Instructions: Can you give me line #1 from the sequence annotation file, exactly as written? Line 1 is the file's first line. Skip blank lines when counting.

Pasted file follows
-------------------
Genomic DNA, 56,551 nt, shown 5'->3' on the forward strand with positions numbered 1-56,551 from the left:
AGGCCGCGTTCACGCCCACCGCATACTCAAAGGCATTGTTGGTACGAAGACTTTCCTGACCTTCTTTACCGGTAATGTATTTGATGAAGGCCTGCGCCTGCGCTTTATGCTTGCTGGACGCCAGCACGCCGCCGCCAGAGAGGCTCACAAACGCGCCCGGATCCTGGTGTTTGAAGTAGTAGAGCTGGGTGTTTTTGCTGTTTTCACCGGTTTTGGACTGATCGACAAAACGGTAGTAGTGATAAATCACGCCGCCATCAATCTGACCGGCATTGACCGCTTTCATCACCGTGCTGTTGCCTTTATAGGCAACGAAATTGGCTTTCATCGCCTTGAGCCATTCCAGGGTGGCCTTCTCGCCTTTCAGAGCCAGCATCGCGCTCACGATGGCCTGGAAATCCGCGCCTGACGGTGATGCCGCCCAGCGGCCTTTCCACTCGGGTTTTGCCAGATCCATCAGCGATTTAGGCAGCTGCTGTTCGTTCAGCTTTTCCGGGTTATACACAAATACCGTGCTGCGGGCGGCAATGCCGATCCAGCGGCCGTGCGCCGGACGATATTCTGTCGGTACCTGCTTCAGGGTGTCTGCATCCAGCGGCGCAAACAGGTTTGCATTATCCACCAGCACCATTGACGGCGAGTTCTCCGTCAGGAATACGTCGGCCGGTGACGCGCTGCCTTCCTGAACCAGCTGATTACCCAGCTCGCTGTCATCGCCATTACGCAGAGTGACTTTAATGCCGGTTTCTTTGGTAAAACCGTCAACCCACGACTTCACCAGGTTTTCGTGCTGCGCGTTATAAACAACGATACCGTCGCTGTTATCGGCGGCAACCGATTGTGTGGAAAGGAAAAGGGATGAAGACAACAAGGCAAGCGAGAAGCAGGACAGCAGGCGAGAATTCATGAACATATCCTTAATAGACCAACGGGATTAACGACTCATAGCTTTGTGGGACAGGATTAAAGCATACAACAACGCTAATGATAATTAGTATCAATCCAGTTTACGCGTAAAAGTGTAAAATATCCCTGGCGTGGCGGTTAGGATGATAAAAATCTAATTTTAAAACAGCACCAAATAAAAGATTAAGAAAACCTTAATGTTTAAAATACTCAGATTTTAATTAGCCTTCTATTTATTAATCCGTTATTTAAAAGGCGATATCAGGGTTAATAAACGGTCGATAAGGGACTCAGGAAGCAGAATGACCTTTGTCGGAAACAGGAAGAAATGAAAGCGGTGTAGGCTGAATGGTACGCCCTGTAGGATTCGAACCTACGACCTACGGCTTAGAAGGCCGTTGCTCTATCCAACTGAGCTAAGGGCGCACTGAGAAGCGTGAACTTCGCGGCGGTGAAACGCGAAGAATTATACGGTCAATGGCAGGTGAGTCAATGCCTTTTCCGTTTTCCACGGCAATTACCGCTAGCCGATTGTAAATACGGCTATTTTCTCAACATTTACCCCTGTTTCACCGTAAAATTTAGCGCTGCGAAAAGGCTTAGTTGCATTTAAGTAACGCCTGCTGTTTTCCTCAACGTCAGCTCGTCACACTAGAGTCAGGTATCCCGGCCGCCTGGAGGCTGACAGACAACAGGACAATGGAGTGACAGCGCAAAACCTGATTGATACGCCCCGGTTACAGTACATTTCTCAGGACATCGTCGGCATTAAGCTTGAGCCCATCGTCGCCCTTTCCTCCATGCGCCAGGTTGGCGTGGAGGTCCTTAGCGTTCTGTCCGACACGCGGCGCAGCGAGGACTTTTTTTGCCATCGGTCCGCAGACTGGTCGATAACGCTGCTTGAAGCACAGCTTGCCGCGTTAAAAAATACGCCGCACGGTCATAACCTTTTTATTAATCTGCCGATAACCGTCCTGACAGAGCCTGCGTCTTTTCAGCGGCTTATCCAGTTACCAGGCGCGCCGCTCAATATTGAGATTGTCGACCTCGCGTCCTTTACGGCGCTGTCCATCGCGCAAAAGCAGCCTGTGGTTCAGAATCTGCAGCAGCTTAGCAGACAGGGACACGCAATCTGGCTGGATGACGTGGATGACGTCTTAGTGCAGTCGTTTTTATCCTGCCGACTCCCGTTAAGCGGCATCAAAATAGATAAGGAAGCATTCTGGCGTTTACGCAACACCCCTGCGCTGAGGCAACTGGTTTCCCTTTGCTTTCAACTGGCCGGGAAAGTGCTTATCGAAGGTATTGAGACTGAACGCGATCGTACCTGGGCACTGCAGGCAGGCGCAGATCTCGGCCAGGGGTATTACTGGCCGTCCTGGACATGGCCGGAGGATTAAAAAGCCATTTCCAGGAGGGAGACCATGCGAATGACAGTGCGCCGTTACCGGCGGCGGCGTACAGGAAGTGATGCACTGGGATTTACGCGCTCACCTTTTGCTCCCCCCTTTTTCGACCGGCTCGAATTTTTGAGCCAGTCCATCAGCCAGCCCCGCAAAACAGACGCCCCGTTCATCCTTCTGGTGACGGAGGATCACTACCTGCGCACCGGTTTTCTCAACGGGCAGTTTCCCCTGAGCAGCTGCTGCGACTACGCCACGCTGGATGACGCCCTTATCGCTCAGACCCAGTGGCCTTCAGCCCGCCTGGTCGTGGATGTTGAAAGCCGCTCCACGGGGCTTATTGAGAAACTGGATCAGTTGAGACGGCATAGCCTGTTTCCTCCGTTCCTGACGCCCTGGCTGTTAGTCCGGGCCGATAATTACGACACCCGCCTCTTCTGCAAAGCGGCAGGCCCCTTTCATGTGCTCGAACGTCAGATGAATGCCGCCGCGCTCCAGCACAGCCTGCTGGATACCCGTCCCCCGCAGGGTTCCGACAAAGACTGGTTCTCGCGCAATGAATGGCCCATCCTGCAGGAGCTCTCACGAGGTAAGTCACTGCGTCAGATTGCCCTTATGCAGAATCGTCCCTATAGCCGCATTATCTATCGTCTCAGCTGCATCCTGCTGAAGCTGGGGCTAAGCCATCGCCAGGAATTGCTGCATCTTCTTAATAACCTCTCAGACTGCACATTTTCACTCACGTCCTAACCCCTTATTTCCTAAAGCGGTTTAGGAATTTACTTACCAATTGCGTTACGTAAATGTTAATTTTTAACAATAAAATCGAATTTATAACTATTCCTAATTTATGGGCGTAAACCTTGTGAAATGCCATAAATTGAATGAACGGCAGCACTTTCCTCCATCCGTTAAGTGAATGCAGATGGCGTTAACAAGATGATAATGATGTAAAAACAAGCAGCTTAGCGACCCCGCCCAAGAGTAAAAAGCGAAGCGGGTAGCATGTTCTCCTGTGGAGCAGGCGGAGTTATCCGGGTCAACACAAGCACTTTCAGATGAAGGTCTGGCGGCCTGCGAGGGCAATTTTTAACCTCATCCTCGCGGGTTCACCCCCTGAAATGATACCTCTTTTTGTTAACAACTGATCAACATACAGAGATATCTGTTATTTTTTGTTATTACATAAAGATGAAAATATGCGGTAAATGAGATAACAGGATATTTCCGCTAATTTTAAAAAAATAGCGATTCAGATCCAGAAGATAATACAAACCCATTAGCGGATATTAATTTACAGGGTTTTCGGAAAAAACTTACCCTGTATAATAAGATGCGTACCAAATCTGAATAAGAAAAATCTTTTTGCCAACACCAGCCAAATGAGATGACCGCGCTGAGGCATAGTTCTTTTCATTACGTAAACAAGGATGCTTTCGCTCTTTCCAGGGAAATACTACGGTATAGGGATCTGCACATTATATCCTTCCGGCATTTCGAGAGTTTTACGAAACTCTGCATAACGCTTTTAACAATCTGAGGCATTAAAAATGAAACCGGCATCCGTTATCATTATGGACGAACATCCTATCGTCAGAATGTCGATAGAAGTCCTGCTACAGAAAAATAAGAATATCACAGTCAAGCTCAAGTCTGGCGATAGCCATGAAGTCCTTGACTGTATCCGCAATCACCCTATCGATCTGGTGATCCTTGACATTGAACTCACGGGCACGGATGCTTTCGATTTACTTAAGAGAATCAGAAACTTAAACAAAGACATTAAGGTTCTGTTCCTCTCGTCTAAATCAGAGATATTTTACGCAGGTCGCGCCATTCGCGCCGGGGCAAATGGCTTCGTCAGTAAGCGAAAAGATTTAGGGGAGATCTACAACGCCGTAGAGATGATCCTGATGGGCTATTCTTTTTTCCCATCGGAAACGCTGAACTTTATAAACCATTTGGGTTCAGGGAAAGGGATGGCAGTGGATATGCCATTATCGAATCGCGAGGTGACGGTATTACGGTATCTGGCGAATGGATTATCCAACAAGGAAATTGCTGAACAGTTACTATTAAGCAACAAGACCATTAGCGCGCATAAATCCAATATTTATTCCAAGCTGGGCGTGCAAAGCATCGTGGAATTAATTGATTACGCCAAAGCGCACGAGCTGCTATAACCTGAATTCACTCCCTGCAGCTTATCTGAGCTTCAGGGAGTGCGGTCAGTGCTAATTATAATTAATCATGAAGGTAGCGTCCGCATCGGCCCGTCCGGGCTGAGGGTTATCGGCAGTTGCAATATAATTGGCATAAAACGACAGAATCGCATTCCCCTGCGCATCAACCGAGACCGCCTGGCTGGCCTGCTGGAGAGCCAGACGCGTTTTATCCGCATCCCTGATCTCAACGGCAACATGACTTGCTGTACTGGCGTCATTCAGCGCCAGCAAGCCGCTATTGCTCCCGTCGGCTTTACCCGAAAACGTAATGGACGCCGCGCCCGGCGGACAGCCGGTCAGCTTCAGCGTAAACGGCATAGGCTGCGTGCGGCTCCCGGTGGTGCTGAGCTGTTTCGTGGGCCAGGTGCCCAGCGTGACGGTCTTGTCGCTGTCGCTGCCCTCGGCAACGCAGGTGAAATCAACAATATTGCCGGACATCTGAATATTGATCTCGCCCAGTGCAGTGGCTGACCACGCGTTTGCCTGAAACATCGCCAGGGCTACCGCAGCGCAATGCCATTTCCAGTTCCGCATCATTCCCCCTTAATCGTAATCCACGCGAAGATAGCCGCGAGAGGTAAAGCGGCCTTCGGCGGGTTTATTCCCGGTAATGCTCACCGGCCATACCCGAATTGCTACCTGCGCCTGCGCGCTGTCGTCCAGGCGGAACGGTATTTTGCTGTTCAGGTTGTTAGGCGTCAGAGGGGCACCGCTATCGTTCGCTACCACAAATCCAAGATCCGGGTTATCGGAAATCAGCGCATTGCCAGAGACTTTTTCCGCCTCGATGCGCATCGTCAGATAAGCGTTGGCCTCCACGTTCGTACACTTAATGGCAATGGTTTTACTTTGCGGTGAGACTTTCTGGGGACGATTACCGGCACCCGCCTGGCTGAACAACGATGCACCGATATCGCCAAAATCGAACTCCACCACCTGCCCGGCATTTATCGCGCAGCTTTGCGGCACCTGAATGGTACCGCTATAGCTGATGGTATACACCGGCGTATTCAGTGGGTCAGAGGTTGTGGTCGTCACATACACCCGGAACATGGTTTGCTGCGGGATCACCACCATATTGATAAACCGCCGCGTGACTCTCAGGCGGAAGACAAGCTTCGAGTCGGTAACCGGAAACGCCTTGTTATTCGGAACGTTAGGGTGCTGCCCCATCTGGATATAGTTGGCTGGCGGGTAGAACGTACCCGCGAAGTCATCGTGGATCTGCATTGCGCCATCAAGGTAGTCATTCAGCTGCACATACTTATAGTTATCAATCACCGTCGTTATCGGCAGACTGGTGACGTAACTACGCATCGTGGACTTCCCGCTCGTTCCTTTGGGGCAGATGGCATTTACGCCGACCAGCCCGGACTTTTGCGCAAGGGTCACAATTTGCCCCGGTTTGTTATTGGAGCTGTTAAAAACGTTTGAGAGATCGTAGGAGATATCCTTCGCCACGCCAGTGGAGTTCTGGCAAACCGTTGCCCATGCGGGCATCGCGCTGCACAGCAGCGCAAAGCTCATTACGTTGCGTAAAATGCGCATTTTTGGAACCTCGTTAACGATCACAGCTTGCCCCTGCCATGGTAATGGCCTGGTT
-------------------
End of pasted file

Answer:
Genomic DNA, 56,551 nt, shown 5'->3' on the forward strand with positions numbered 1-56,551 from the left: